Researchers, led by Viren Swami of the University of Westminster in London, compared how stressed versus non-stressed men responded to pictures of female bodies varying from emaciated to obese.
They found that the stressed group gave significantly higher ratings to the normal weight and overweight figures than the non-stressed group did, and that the stressed group generally had a broader range of figures they found attractive than the non-stressed group did.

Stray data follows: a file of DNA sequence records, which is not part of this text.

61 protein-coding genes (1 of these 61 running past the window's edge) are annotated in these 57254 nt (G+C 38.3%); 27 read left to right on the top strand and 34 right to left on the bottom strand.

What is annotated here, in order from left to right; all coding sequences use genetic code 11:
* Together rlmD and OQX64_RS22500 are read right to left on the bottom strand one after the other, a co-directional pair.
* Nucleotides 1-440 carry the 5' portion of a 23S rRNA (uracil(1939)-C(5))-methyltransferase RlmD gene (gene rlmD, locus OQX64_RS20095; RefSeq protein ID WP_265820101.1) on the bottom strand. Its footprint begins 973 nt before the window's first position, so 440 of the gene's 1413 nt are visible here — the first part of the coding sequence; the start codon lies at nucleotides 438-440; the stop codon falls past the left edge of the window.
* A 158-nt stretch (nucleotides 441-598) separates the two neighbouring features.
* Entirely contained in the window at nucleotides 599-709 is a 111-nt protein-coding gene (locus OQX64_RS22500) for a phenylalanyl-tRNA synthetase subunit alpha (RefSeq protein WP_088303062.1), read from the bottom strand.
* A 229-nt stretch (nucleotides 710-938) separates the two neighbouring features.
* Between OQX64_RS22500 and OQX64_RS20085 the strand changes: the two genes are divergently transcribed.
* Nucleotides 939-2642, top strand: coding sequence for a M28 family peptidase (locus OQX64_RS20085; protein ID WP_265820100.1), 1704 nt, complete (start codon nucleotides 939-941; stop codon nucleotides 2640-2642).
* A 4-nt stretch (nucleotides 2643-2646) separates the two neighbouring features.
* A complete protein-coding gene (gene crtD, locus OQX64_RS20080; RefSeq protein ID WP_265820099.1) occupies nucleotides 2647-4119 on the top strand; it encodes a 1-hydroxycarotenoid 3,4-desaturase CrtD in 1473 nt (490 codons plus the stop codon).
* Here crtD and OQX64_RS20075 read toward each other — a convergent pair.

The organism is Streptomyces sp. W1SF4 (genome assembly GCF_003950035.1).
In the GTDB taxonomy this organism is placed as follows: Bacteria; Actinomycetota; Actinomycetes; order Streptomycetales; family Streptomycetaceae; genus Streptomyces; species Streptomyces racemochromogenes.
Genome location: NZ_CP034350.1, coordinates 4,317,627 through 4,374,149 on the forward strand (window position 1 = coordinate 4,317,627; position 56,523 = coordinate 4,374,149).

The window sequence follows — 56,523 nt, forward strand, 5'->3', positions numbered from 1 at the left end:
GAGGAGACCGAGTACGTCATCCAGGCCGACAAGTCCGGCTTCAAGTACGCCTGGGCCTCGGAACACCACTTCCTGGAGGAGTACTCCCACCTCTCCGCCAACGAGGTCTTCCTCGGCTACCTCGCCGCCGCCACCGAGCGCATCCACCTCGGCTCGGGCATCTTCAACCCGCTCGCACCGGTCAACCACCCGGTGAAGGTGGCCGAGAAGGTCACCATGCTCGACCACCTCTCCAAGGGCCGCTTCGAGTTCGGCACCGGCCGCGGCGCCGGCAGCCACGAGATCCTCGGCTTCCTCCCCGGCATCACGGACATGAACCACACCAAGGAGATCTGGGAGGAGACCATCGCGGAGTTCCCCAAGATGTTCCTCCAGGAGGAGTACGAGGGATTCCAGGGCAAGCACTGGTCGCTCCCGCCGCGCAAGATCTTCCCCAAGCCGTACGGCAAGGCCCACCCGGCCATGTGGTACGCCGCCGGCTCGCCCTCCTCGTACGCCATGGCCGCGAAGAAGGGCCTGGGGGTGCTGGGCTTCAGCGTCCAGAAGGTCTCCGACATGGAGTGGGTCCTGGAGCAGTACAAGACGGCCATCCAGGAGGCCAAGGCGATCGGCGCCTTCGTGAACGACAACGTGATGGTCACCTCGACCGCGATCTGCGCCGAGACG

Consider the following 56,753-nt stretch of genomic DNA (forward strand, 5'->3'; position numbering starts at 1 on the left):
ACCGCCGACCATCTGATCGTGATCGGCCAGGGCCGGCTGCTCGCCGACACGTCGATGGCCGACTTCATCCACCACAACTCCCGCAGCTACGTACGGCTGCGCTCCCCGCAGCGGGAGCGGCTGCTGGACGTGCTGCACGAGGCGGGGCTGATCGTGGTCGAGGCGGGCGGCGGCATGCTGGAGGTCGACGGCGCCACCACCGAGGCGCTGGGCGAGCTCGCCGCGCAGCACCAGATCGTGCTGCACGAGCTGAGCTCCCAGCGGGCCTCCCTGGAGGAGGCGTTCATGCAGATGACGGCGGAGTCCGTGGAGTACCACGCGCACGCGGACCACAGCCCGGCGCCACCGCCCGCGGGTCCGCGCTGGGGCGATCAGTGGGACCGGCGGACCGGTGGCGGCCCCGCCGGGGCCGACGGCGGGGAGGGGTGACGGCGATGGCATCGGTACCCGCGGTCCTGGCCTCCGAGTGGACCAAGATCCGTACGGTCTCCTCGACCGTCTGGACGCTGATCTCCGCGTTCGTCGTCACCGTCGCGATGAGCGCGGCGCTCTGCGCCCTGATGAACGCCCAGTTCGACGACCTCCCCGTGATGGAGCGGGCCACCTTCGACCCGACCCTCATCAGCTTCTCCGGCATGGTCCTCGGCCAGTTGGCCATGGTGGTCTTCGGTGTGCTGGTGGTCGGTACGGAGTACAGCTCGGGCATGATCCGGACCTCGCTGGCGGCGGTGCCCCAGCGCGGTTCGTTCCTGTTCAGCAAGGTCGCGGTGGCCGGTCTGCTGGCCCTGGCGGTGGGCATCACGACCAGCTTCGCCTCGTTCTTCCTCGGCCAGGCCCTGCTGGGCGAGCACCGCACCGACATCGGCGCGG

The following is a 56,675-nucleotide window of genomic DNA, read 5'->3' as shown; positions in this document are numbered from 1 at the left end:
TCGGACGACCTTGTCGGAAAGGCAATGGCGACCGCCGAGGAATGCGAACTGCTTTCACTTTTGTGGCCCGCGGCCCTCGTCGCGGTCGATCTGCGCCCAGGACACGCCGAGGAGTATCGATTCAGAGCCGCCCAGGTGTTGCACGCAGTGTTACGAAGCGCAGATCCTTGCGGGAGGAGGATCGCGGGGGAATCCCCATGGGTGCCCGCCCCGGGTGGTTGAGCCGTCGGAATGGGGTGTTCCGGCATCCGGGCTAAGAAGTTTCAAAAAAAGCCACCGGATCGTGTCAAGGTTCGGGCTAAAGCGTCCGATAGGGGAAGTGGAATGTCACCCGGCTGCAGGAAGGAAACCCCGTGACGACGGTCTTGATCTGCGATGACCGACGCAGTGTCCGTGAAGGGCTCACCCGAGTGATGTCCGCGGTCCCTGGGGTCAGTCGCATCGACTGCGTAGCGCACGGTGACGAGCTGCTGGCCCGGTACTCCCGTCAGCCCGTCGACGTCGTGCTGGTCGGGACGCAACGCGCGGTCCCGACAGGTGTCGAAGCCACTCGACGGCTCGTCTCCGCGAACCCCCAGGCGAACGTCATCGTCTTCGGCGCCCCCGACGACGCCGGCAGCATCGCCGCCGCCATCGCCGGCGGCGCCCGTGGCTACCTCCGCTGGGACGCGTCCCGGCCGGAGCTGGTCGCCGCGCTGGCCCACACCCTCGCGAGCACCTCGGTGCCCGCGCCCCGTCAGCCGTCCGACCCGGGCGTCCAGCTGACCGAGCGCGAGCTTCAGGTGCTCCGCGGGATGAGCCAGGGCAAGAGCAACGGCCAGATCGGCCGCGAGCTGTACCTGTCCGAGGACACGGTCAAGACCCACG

These results, the authors write, are consistent with the idea that people idealize mature morphological traits like heavier body size when they experience an environmental threat such as stress.
The study was recently published in the open access journal PLOS ONE.
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